A plan sponsor who had been sued for allegedly breaching its ERISA fiduciary duties in shifting allocations in a plan’s custom target-date portfolios to “risky and high-cost” investments will have to go back to court.
The original lawsuit, filed in November 2015 in the U.S. District Court for the Northern District of California by former Intel employee Christopher Sulyma, had charged that Intel’s investment committee boosted the $6.66 billion profit-sharing plan’s allocation for hedge funds in the firm’s target-date portfolios from $50 million to $680 million, while at the same time the allocation for hedge funds in the diversified global fund rose from $582 million to $1.665 billion, and to private equity investments from $83 million to $810 million, between 2009 and 2014.
The suit claimed that participants were not made fully aware of the risks, fees and expenses associated with the hedge fund and private equity investments, or to the underperformance of the company’s target-date and global diversified funds compared to their peers.
The Intel fiduciaries moved for summary judgment on all of the claims, arguing that the claims are time-barred under the statute of limitations – a claim with which U.S. Magistrate Judge Nathanael Cousins agreed. Judge Cousins noted that while Sulyma was an Intel employee, he had access to a number of financial documents, including plan documents, fund facts sheets and summary plan descriptions, which included information about plan asset allocations and an overview of the logic behind the investment strategy, and that this access gave Sulyma “actual knowledge” of the alleged violations three years before he sued – granting the defendants’ motion for summary judgment.
However, on appeal the U.S. Court of Appeals for the 9th Circuit rejected that conclusion – or at least that conclusion without the benefit of a hearing. Specifically, that disputes of material fact as to the plaintiff’s actual knowledge precluded summary judgment, and remanded the case to the district court for further proceedings.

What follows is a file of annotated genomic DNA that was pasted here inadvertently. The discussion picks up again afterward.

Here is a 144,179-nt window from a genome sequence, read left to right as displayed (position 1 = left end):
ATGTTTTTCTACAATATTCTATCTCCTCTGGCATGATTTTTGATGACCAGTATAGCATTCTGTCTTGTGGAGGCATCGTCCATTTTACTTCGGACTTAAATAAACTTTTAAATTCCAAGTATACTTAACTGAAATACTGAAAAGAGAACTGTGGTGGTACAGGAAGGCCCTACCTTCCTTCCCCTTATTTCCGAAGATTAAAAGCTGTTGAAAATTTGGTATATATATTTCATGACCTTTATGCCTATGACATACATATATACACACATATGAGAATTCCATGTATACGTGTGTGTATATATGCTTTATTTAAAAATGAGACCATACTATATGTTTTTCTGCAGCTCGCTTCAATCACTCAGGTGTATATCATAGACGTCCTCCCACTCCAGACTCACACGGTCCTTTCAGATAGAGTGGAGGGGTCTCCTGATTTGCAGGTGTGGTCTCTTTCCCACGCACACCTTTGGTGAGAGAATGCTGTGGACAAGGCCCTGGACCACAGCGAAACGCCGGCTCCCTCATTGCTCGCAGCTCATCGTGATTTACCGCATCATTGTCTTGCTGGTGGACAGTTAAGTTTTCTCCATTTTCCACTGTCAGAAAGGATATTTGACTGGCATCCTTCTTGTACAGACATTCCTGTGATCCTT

However, as part of that determination, the judges noted that, “because there has been some confusion in our case law over the scope of the ‘actual knowledge’ standard,” they spent some time outlining what it means for a plaintiff to have actual knowledge of a breach. The court noted that “actual knowledge of the breach” does not mean that a plaintiff has knowledge that the underlying action violated ERISA, and also that “actual knowledge of the breach” does not merely mean that a plaintiff has knowledge that the underlying action occurred. In other words, the court said that “…‘actual knowledge’ must therefore mean something between bare knowledge of the underlying transaction, which would trigger the limitations period before a plaintiff was aware he or she had reason to sue, and actual legal knowledge, which only a lawyer would normally possess.”
And then, in light of the statutory text and case law, the court concluded that the defendant must show that the plaintiff was actually aware of the nature of the alleged breach more than three years before the plaintiff’s action is filed, though they acknowledged that the exact knowledge required will “vary depending on the plaintiff’s claim.” The court went on to explain that, “the key is that, whatever the underlying ERISA claim, the limitations period begins to run once the plaintiff has sufficient knowledge to be alerted to the particular claim. In reaching this holding, we emphasize that for a plaintiff to have sufficient knowledge to be alerted to his or her claim, the plaintiff must have actual knowledge, rather than constructive knowledge.”
In making that determination, the court acknowledged that their understanding of actual knowledge conflicts with the 6th Circuit’s reasoning in Brown v. Owens Corning Investment Review Committee, where the court held that, “[w]hen a plan participant is given specific instructions on how to access plan documents, their failure to read the documents will not shield them from having actual knowledge of the documents’ terms” – but “respectfully” disagreed with that analysis. “As we have previously recognized, 'plan participants who have been provided with [summary plan descriptions] are charged with constructive knowledge of the contents of the document,' not actual knowledge,” and that “under our interpretation of ERISA, such knowledge is insufficient.”
Judge J. Clifford Wallace issued the opinion, joined by Judge Susan P. Graber and District Judge Robert S. Lasnik of the U.S. District Court for the Western District of Washington, sitting by designation.
The case is Sulyma v. Intel, Corp., 9th Cir., No. 17-15864, 11/28/18.